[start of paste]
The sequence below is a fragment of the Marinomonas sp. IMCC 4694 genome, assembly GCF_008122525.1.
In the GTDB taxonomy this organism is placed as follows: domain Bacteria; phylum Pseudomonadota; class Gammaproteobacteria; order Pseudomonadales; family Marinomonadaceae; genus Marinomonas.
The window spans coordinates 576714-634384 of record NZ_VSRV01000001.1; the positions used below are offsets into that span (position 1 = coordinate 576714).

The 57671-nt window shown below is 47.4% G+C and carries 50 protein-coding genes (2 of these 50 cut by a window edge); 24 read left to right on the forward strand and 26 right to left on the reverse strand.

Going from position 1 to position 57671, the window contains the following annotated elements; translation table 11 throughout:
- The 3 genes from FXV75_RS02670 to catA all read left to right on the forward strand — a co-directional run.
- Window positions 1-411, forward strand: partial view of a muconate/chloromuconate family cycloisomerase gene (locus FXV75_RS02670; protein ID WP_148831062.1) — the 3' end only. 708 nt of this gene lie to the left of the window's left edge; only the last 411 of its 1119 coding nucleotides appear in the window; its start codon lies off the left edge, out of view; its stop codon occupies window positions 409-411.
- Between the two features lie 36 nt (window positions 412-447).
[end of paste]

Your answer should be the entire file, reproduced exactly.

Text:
The sequence below is a fragment of the Marinomonas sp. IMCC 4694 genome, assembly GCF_008122525.1.
In the GTDB taxonomy this organism is placed as follows: domain Bacteria; phylum Pseudomonadota; class Gammaproteobacteria; order Pseudomonadales; family Marinomonadaceae; genus Marinomonas.
The window spans coordinates 576714-634384 of record NZ_VSRV01000001.1; the positions used below are offsets into that span (position 1 = coordinate 576714).

The 57671-nt window shown below is 47.4% G+C and carries 50 protein-coding genes (2 of these 50 cut by a window edge); 24 read left to right on the forward strand and 26 right to left on the reverse strand.

Going from position 1 to position 57671, the window contains the following annotated elements; translation table 11 throughout:
- The 3 genes from FXV75_RS02670 to catA all read left to right on the forward strand — a co-directional run.
- Window positions 1-411, forward strand: partial view of a muconate/chloromuconate family cycloisomerase gene (locus FXV75_RS02670; protein ID WP_148831062.1) — the 3' end only. 708 nt of this gene lie to the left of the window's left edge; only the last 411 of its 1119 coding nucleotides appear in the window; its start codon lies off the left edge, out of view; its stop codon occupies window positions 409-411.
- Between the two features lie 36 nt (window positions 412-447).